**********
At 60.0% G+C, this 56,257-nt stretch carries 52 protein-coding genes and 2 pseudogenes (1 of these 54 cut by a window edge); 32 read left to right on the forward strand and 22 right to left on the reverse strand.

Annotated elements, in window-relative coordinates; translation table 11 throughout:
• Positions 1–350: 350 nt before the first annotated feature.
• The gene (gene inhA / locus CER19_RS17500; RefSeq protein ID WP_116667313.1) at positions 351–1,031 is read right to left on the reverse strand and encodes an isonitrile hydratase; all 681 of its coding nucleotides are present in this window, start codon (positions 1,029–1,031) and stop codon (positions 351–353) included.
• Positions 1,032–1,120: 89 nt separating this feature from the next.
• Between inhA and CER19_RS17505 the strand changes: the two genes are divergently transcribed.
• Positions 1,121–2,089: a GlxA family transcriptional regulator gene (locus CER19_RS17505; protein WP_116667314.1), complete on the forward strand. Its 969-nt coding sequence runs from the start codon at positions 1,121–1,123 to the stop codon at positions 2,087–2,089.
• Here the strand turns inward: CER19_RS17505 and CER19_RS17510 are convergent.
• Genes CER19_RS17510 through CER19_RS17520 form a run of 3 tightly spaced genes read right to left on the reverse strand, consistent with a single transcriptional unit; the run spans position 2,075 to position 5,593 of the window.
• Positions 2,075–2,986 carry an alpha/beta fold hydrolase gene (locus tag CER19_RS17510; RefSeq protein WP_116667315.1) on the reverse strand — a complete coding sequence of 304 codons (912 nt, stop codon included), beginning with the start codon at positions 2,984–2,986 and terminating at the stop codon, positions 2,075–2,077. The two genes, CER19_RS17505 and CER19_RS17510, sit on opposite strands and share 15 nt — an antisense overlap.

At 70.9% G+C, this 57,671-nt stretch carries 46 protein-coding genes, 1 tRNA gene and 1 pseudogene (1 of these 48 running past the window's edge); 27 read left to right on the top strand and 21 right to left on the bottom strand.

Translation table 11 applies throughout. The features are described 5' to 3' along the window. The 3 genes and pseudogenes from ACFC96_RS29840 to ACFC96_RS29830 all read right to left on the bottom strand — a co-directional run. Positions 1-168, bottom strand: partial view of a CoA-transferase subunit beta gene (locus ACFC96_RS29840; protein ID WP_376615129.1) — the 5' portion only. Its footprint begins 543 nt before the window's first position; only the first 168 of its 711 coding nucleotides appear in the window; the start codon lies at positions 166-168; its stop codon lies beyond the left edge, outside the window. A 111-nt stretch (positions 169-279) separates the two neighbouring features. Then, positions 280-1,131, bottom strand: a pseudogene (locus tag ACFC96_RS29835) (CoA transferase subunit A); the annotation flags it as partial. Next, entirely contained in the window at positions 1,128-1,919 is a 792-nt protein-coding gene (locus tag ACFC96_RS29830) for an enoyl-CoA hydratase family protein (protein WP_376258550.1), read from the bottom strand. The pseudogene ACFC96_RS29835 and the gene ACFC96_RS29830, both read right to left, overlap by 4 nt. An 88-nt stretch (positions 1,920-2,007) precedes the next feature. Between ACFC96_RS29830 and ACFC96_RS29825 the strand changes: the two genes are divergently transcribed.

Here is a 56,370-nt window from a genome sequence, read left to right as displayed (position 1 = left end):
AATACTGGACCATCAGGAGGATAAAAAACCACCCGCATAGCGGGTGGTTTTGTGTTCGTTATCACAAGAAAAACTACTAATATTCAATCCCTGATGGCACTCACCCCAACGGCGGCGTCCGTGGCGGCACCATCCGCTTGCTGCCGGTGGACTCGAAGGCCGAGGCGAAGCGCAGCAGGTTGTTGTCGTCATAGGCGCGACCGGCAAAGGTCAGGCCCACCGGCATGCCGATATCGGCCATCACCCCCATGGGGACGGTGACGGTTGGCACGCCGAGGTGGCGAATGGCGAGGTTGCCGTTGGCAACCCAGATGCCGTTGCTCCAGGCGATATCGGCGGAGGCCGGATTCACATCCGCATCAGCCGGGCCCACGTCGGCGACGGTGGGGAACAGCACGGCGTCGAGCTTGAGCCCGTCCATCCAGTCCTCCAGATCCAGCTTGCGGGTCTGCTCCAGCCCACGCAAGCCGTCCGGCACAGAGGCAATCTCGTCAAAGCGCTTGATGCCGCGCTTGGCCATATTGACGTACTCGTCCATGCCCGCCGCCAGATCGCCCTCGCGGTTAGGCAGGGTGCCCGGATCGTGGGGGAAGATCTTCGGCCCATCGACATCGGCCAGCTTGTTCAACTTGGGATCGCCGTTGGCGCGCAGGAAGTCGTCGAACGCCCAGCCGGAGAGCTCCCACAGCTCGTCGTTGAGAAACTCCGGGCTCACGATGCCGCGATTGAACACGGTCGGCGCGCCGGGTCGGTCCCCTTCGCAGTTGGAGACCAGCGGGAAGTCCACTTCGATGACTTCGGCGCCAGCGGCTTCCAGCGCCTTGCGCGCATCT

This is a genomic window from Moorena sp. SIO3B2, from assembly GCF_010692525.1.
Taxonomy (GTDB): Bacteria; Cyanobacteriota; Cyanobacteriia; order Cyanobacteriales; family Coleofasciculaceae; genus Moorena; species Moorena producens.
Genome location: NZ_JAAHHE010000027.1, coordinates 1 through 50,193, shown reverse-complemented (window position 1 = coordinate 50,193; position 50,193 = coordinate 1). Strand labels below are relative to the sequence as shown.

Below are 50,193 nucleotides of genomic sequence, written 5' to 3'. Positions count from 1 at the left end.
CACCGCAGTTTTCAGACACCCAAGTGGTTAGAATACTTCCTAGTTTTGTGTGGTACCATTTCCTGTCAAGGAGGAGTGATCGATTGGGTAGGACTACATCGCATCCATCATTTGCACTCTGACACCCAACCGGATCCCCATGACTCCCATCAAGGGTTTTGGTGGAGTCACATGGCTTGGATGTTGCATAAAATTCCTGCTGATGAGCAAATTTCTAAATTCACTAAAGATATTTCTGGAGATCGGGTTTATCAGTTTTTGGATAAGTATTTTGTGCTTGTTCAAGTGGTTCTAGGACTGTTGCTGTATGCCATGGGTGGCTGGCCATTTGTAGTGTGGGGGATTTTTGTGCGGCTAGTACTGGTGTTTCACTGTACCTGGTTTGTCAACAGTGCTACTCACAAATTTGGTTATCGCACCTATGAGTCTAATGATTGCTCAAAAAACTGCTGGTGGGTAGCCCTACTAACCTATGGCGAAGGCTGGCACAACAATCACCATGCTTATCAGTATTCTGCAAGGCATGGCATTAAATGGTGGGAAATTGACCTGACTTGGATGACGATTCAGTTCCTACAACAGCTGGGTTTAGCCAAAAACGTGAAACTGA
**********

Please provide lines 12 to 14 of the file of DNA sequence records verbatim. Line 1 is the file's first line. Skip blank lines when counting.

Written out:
Translation table 11 applies throughout. The features are described 5' to 3' along the window. The 3 genes and pseudogenes from ACFC96_RS29840 to ACFC96_RS29830 all read right to left on the bottom strand — a co-directional run. Positions 1-168, bottom strand: partial view of a CoA-transferase subunit beta gene (locus ACFC96_RS29840; protein ID WP_376615129.1) — the 5' portion only. Its footprint begins 543 nt before the window's first position; only the first 168 of its 711 coding nucleotides appear in the window; the start codon lies at positions 166-168; its stop codon lies beyond the left edge, outside the window. A 111-nt stretch (positions 169-279) separates the two neighbouring features. Then, positions 280-1,131, bottom strand: a pseudogene (locus tag ACFC96_RS29835) (CoA transferase subunit A); the annotation flags it as partial. Next, entirely contained in the window at positions 1,128-1,919 is a 792-nt protein-coding gene (locus tag ACFC96_RS29830) for an enoyl-CoA hydratase family protein (protein WP_376258550.1), read from the bottom strand. The pseudogene ACFC96_RS29835 and the gene ACFC96_RS29830, both read right to left, overlap by 4 nt. An 88-nt stretch (positions 1,920-2,007) precedes the next feature. Between ACFC96_RS29830 and ACFC96_RS29825 the strand changes: the two genes are divergently transcribed.

Here is a 56,370-nt window from a genome sequence, read left to right as displayed (position 1 = left end):
AATACTGGACCATCAGGAGGATAAAAAACCACCCGCATAGCGGGTGGTTTTGTGTTCGTTATCACAAGAAAAACTACTAATATTCAATCCCTGATGGCACTCACCCCAACGGCGGCGTCCGTGGCGGCACCATCCGCTTGCTGCCGGTGGACTCGAAGGCCGAGGCGAAGCGCAGCAGGTTGTTGTCGTCATAGGCGCGACCGGCAAAGGTCAGGCCCACCGGCATGCCGATATCGGCCATCACCCCCATGGGGACGGTGACGGTTGGCACGCCGAGGTGGCGAATGGCGAGGTTGCCGTTGGCAACCCAGATGCCGTTGCTCCAGGCGATATCGGCGGAGGCCGGATTCACATCCGCATCAGCCGGGCCCACGTCGGCGACGGTGGGGAACAGCACGGCGTCGAGCTTGAGCCCGTCCATCCAGTCCTCCAGATCCAGCTTGCGGGTCTGCTCCAGCCCACGCAAGCCGTCCGGCACAGAGGCAATCTCGTCAAAGCGCTTGATGCCGCGCTTGGCCATATTGACGTACTCGTCCATGCCCGCCGCCAGATCGCCCTCGCGGTTAGGCAGGGTGCCCGGATCGTGGGGGAAGATCTTCGGCCCATCGACATCGGCCAGCTTGTTCAACTTGGGATCGCCGTTGGCGCGCAGGAAGTCGTCGAACGCCCAGCCGGAGAGCTCCCACAGCTCGTCGTTGAGAAACTCCGGGCTCACGATGCCGCGATTGAACACGGTCGGCGCGCCGGGTCGGTCCCCTTCGCAGTTGGAGACCAGCGGGAAGTCCACTTCGATGACTTCGGCGCCAGCGGCTTCCAGCGCCTTGCGCGCATCT